In the early months of this year, reports have surfaced, shedding light on an ongoing, troubling trend in Thailand. According to the Thai Lawyers for Human Rights (TLHR), there have been at least 40 cases of harassment and intimidation by state officials directed at pro-democracy activists between January and February alone. This worrying pattern is not new; in 2023, there were 203 reported cases. Since August 23, 2023, a significant date marking Srettha Thavisin’s vote into office as Thailand’s 30th prime minister, the total number of such incidents has risen to 243.

The method of this intimidation is chillingly consistent. Pro-democracy activists find themselves unexpectedly visited by an array of state officials, including police, soldiers, and members of the Internal Security Operations Command. These visits are not random; they are strategically timed to coincide with the visits of high-profile figures such as members of the royal family or the prime minister to the activists’ provinces. During these unannounced visits, officials question the activists or their family members about their whereabouts and activities, often taking photographs of them, their relatives, and their homes without providing any justification.

Moreover, the state’s interference does not stop at personal visits. Officials have been actively obstructing political activities, especially those opposing the controversial lese-majeste law, and closely monitoring seminars conducted by activists. A stark example of this was recently shared on the Facebook page of an activist from Thalufah, showing four plainclothes police officers who had visited him, inquiring about his participation in any recent protests.

This pattern of harassment and intimidation has profound implications for the state of democracy and freedom of expression in Thailand. It creates an atmosphere of fear and repression, directly undermining the democratic principles of free speech and the right to peaceful assembly. If the new government under Srettha continues to turn a blind eye to these practices, it risks aligning itself with the repressive tactics of the previous coup government led by Prayut Chan-o-cha.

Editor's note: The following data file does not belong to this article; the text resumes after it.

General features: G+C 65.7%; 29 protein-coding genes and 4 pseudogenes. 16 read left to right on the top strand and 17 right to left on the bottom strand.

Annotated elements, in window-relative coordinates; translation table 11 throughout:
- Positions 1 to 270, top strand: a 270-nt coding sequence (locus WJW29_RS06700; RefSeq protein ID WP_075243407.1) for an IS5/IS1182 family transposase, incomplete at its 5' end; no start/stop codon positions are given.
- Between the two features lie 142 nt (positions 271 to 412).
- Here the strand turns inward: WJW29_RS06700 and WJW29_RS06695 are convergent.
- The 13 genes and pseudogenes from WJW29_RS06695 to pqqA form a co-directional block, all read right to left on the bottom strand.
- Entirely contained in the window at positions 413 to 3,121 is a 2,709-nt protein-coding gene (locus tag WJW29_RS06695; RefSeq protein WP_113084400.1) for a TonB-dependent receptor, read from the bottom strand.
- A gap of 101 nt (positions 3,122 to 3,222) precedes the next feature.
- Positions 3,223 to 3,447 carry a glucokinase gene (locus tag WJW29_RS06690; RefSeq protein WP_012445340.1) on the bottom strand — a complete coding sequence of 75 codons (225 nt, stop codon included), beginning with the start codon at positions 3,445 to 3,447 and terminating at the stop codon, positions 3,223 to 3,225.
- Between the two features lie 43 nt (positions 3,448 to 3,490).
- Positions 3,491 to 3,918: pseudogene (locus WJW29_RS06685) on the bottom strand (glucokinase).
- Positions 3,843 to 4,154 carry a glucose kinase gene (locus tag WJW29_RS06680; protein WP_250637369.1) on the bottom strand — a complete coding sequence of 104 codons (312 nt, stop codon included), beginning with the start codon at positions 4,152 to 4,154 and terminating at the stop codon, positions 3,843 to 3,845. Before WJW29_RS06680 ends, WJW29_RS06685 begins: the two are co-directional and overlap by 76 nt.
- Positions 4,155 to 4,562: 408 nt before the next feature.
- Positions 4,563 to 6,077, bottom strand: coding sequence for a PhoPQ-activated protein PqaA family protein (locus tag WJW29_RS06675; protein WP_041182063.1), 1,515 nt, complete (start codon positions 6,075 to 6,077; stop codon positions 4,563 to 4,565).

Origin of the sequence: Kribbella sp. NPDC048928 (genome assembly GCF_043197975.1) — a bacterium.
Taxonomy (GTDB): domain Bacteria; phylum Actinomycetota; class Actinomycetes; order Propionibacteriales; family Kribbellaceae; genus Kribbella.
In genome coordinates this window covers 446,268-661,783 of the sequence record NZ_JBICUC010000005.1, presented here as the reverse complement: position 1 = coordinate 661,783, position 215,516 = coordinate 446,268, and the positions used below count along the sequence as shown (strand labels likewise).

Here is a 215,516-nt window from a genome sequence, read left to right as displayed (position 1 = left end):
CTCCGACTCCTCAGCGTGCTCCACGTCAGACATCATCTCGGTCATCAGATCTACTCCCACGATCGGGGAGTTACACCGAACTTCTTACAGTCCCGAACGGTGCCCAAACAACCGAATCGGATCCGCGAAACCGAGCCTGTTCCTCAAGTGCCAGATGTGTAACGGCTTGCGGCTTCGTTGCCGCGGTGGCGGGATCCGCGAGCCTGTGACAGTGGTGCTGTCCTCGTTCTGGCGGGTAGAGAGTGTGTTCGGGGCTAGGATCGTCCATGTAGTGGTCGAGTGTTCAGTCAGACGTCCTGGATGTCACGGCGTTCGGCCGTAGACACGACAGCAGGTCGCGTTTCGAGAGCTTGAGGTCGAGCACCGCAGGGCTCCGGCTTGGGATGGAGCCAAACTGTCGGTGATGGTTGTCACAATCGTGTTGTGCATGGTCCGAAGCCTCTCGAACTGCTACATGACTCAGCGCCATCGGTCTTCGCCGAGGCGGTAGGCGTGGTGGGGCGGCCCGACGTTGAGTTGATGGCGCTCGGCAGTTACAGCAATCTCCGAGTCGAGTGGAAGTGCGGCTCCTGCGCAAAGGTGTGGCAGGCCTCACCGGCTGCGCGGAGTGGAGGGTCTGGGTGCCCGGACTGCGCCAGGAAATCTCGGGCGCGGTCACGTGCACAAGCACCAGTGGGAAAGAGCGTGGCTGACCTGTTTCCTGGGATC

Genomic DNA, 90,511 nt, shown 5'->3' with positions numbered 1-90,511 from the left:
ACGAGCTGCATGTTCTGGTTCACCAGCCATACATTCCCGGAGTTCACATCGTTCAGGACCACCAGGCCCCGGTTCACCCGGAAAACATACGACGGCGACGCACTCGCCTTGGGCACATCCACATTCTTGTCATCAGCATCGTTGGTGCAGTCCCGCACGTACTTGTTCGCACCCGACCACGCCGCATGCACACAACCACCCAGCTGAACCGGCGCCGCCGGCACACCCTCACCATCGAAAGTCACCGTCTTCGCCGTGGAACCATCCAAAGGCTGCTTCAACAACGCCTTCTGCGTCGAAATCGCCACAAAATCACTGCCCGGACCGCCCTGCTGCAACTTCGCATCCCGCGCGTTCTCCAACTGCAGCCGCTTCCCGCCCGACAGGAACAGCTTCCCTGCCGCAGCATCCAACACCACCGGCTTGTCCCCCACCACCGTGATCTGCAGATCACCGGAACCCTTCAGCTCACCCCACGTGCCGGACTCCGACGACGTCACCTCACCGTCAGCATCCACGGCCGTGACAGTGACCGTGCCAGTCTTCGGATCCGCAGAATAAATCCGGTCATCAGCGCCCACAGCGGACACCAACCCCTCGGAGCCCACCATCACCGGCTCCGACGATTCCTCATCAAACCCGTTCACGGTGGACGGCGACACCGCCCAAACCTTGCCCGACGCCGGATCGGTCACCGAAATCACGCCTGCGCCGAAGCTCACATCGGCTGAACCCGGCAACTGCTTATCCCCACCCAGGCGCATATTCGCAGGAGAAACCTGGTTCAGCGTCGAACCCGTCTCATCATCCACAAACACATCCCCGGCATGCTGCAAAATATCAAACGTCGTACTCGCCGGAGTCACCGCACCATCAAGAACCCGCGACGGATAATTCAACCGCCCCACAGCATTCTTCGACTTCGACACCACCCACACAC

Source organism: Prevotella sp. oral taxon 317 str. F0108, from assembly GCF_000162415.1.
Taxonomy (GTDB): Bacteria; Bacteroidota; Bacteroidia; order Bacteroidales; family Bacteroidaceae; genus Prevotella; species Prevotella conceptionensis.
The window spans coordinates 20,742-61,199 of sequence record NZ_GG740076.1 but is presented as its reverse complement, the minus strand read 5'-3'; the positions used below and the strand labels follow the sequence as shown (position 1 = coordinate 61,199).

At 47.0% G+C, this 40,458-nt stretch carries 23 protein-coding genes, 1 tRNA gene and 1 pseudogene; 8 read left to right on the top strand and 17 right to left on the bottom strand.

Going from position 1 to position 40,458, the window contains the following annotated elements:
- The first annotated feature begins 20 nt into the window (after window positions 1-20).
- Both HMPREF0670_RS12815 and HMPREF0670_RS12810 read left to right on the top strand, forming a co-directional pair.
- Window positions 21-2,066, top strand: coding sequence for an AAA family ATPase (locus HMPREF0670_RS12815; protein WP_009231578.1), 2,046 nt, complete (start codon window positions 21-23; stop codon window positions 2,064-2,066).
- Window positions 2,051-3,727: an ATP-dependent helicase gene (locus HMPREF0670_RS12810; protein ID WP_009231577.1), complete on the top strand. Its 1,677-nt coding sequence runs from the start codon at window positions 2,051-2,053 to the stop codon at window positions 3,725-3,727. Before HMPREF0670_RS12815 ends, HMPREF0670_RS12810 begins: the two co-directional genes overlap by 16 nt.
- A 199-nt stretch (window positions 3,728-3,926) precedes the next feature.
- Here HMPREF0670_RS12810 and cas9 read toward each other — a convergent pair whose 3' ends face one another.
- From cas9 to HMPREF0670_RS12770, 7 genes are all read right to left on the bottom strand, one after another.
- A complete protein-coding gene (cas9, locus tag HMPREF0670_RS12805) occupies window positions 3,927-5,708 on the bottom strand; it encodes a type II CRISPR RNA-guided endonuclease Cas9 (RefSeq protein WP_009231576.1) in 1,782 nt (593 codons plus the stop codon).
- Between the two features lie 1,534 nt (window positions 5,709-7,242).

The path forward for Thailand must include a firm commitment to protecting the rights and freedoms of its citizens, particularly those who dare to voice their dissent. The government of Srettha stands at a crossroads: it can either perpetuate a cycle of repression and intimidation or take decisive steps to ensure that the voices of pro-democracy activists are heard and respected. Failing to address and halt these practices of harassment and intimidation not only tarnishes the image of the current government but also jeopardizes the very foundations of democracy in Thailand. It is imperative for the government to act, affirming its distinction from its predecessors through actions that demonstrate a genuine commitment to democratic values and human rights.

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Author: Arun Saronchai